Lastly, living with osteoarthritis can take a toll on your mental health and it is important to recognize how mental health plays a big role in pain. The two interact in a terrible cycle. Poor mental health will cause increasing levels of pain, while pain also leads to poor mental health.[7] Keeping a positive attitude, staying physically active, and talking about your mental health can help reduce depression, which will reduce the risk of pain getting worse.[3] For more information on how to improve mental health due to injury or disease, read this blog. The National Institute of Mental Health is also a great resource to learn more or to find help.


You do NOT need a knee replacement in a knee you’ve never had pain in, even if an X-ray shows you have osteoarthritis. In addition to arthritic X-ray findings, knee pain and a decreased ability to do everyday activities need to be present to consider getting a knee replacement. To delay or decrease the likelihood of needing a knee replacement, there are several actions you can take. Most importantly, you should continue to move your knee by staying active with activities you enjoy. Additionally, if you are overweight, losing weight will help you decrease pain and improve physical function. Lastly, it is important to recognize the impact that good mental health has on pain prevention. Following these strategies will help keep your knee pain-free and prevent the need for a knee replacement. If you need further customized assistance during your surgery or injury recovery check out our Online Physical Therapy page to book your 1-on-1 video session with a physical therapist.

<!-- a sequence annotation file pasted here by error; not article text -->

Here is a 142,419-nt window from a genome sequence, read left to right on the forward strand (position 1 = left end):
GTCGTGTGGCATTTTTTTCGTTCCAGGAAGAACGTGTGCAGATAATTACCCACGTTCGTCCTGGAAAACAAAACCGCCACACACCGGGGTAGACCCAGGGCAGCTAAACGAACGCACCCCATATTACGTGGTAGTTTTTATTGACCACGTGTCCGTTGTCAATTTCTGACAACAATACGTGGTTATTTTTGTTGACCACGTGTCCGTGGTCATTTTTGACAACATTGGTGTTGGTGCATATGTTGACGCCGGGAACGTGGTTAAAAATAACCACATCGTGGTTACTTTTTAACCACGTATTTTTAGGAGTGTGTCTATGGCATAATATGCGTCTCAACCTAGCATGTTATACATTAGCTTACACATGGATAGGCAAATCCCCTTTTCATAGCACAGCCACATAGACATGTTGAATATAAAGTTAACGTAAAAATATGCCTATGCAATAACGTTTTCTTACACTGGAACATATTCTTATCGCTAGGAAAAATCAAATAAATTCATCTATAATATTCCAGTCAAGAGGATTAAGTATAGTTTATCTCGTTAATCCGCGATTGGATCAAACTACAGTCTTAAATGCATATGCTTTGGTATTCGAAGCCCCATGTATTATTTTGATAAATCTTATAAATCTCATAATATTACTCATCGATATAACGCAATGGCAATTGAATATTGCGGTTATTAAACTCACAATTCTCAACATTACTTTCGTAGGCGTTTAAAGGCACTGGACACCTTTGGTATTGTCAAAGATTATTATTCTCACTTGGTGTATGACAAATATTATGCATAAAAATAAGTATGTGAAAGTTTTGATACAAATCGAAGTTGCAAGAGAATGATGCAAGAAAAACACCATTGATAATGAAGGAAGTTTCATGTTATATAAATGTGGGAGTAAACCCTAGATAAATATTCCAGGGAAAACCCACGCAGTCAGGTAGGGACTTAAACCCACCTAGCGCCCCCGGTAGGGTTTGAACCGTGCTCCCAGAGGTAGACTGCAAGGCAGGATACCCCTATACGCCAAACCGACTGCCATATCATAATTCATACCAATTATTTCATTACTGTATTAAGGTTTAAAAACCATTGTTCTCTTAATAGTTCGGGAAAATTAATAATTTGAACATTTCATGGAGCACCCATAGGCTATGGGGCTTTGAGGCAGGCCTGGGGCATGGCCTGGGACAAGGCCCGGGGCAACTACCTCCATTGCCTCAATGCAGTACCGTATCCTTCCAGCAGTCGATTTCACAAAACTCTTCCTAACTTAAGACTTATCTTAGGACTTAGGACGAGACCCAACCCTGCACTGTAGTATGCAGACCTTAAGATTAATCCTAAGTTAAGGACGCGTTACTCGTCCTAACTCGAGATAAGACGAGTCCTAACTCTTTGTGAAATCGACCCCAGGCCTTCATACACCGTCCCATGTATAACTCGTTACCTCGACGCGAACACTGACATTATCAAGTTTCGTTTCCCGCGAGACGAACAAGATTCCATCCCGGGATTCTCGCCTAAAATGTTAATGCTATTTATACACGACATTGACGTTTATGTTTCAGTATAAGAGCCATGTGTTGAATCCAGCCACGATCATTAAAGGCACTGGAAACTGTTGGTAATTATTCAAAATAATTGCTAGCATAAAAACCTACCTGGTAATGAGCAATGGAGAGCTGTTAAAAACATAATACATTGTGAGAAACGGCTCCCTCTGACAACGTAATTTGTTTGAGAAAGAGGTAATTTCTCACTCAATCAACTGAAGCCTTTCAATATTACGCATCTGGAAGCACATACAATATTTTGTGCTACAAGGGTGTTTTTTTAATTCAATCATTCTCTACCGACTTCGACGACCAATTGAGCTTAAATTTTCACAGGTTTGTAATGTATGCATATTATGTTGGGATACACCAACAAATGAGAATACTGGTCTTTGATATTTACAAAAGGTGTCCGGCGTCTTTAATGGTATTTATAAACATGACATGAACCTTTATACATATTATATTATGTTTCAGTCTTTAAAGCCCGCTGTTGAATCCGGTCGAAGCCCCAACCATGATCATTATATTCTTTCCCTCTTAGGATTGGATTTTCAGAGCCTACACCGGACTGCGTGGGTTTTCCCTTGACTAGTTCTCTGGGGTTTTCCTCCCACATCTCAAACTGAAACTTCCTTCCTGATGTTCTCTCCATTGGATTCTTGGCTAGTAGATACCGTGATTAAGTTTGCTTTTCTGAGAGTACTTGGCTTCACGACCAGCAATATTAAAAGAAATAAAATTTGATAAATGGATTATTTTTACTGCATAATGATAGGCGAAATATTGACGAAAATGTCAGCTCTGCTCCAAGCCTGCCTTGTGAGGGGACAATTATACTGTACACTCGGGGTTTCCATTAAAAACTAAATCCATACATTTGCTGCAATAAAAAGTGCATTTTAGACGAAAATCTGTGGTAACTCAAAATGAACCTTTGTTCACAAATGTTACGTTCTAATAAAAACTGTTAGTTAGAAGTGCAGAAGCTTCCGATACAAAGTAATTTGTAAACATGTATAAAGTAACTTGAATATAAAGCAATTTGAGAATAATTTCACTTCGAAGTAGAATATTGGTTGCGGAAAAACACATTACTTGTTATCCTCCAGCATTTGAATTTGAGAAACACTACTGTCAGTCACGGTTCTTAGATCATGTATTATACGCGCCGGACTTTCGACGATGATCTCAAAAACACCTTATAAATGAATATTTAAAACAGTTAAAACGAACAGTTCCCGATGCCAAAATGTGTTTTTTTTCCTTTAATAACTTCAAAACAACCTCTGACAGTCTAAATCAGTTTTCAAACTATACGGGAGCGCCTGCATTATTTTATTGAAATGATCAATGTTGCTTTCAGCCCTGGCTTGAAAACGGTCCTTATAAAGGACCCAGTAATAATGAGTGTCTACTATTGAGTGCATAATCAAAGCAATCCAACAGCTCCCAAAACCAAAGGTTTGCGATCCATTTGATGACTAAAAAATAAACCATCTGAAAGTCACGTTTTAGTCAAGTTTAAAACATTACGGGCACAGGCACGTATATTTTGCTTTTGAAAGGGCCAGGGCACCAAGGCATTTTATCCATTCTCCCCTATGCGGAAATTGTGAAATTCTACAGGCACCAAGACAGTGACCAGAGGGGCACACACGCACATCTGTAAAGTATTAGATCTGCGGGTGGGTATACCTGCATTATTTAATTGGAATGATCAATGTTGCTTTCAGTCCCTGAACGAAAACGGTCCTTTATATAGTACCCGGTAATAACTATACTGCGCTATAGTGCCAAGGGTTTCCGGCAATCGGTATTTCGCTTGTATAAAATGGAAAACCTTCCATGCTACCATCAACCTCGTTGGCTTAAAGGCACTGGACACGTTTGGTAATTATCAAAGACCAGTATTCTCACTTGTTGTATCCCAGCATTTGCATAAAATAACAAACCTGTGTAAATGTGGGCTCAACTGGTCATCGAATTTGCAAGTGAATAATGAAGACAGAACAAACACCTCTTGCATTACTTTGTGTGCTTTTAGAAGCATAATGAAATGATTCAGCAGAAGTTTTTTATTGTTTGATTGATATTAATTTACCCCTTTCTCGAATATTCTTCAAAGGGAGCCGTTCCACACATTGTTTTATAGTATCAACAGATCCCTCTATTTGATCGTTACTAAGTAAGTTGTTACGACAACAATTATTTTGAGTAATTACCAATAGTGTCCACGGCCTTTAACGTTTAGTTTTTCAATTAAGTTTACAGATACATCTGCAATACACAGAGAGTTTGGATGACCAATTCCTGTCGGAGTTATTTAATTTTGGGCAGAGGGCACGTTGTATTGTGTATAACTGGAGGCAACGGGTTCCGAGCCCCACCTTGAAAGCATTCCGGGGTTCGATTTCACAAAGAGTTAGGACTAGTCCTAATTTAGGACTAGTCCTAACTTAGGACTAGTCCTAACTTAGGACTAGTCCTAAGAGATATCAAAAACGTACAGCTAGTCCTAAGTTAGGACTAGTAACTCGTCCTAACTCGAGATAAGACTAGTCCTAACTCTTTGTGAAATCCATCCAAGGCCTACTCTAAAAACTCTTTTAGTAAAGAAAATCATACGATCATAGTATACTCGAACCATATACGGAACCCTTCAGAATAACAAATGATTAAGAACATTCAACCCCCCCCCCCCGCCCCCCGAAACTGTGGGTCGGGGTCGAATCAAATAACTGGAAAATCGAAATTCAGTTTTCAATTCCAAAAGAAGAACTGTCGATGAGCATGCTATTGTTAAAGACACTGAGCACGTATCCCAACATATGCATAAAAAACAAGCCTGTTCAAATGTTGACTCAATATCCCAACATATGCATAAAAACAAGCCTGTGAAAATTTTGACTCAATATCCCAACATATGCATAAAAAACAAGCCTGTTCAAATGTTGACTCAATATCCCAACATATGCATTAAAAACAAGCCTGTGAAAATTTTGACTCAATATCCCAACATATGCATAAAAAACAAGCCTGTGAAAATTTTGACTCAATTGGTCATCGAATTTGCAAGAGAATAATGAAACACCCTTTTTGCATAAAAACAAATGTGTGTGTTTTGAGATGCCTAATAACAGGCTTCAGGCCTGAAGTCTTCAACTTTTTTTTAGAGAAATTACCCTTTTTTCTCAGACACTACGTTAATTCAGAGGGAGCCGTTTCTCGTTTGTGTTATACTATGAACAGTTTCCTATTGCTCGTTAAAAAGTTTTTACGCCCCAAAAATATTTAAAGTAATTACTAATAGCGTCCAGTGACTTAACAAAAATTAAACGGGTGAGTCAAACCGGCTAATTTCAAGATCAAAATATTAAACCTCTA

Whether you’re managing osteoarthritis or just had a knee replacement, the Curovate mobile physical therapy app is a great tool to use to help you decrease pain and get back to the activities you love. The app includes a personalized exercise program, video guided exercises, and the ability to track your progress, all from your phone! You can download the Curovate app from the App Store or the Play Store using the links below.

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Other Blogs Related to Osteoarthritis and Knee Replacement


1. Chen D, Shen J, Zhao W, et al. Osteoarthritis: toward a comprehensive understanding of pathological mechanism. Bone Res. 2017;5:16044. doi:10.1038/boneres.2016.44

2. Page CJ, Hinman RS, Bennell KL. Physiotherapy management of knee osteoarthritis. Int J Rheum Dis. 2011;14(2):145-151. doi:10.1111/j.1756-185X.2011.01612.x

3. de Rooij M, van der Leeden M, Heymans MW, et al. Prognosis of Pain and Physical Functioning in Patients With Knee Osteoarthritis: A Systematic Review and Meta-Analysis. Arthritis Care Res (Hoboken). 2016;68(4):481-492. doi:10.1002/acr.22693

4. Gademan MGJ, Hofstede SN, Vliet Vlieland TPM, Nelissen RGHH, Marang-van de Mheen PJ. Indication criteria for total hip or knee arthroplasty in osteoarthritis: a state-of-the-science overview. BMC Musculoskelet Disord. 2016;17(1):463. doi:10.1186/s12891-016-1325-z

5. Bedson J, Croft PR. The discordance between clinical and radiographic knee osteoarthritis: a systematic search and summary of the literature. BMC Musculoskelet Disord. 2008;9:116. doi:10.1186/1471-2474-9-116

6. Duclos M. Osteoarthritis, obesity and type 2 diabetes: The weight of waist circumference. Ann Phys Rehabil Med. 2016;59(3):157-160. doi:10.1016/

7. Bair MJ, Robinson RL, Katon W, Kroenke K. Depression and pain comorbidity: a literature review. Arch Intern Med. 2003;163(20):2433-2445. doi:10.1001/archinte.163.20.2433